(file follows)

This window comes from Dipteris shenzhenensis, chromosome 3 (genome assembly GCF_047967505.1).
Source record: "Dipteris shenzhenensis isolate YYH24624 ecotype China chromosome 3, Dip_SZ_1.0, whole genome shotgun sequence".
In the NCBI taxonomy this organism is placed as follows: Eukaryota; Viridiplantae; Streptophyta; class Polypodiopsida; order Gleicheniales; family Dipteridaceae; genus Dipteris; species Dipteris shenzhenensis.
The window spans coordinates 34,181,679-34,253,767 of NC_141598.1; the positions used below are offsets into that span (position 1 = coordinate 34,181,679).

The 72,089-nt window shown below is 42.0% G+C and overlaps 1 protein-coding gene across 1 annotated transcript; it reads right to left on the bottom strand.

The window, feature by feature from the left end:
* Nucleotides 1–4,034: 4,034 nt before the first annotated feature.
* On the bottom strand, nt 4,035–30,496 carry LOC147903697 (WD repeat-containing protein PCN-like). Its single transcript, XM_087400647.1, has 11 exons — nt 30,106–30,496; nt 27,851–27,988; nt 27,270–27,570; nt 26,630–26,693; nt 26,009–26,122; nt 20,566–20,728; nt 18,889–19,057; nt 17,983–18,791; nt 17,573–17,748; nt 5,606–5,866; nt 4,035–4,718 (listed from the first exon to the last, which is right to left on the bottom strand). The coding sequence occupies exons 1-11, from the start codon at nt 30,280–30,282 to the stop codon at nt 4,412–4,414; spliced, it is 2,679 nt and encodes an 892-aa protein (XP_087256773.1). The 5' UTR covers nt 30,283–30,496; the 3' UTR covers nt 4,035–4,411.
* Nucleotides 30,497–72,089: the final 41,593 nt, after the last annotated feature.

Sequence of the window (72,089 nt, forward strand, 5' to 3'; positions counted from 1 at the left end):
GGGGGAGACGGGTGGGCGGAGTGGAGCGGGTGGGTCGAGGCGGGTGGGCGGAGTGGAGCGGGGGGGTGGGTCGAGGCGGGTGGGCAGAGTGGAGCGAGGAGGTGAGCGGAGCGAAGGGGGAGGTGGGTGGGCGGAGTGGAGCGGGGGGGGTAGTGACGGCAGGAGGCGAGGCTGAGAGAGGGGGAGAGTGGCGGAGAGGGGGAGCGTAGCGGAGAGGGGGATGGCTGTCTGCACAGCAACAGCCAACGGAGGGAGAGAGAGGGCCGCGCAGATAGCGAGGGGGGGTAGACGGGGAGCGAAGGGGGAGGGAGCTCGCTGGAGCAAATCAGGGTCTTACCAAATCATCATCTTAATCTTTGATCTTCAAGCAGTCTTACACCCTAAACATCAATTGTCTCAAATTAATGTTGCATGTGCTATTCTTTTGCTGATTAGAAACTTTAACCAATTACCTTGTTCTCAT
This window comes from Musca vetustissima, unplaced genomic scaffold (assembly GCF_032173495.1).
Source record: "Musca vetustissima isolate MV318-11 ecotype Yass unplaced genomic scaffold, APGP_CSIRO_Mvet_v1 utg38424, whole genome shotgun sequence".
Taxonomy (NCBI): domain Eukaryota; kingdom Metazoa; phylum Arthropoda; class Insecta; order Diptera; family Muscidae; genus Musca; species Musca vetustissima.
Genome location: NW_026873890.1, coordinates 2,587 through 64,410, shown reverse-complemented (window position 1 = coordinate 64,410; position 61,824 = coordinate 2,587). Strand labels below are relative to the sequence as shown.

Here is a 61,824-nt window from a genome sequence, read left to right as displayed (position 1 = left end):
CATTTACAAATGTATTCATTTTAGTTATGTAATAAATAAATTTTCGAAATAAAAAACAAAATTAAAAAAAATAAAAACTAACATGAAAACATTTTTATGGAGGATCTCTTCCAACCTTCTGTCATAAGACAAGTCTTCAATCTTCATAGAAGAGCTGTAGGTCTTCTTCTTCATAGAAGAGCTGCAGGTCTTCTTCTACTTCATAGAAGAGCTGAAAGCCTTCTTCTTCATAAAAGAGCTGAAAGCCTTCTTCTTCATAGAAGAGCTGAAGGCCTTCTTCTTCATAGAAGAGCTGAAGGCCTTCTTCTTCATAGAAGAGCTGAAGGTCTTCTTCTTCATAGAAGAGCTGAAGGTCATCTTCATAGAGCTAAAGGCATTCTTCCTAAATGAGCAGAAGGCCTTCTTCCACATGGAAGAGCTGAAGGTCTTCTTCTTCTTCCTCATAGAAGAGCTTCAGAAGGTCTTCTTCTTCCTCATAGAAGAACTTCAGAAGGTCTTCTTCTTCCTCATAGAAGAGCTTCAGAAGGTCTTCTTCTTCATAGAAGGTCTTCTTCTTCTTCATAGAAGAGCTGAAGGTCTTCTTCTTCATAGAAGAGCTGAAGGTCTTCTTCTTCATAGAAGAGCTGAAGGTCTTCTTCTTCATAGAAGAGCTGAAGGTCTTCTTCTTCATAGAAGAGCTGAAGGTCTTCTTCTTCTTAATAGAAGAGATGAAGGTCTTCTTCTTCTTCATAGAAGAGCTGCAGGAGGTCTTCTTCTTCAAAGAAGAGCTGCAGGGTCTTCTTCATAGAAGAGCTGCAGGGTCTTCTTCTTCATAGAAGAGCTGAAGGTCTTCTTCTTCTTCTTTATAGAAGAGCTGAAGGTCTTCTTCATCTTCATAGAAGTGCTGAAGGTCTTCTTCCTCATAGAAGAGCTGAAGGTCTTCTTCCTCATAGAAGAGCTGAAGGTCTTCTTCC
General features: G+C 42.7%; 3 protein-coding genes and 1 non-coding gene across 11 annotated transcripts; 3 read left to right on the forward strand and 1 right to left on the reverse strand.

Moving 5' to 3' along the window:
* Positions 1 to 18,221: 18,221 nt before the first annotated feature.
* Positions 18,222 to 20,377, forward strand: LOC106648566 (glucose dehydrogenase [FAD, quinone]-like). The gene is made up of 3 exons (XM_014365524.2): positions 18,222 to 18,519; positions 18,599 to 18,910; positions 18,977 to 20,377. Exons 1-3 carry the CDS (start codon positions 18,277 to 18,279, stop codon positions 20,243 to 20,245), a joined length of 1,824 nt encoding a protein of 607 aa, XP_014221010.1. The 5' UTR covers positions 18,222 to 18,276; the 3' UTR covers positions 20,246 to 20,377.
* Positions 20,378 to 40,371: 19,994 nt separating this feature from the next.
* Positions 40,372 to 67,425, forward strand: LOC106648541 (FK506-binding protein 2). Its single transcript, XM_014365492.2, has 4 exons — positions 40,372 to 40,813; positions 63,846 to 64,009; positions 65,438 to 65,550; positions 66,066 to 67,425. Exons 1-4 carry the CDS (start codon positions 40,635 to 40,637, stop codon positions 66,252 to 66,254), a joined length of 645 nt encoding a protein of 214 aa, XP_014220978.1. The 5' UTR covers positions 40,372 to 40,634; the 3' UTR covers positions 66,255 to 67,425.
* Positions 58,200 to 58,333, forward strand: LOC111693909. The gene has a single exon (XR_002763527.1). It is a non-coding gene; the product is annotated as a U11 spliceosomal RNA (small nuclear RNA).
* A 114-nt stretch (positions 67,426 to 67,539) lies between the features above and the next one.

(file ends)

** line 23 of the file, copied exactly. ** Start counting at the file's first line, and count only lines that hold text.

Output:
* Positions 40,372 to 67,425, forward strand: LOC106648541 (FK506-binding protein 2). Its single transcript, XM_014365492.2, has 4 exons — positions 40,372 to 40,813; positions 63,846 to 64,009; positions 65,438 to 65,550; positions 66,066 to 67,425. Exons 1-4 carry the CDS (start codon positions 40,635 to 40,637, stop codon positions 66,252 to 66,254), a joined length of 645 nt encoding a protein of 214 aa, XP_014220978.1. The 5' UTR covers positions 40,372 to 40,634; the 3' UTR covers positions 66,255 to 67,425.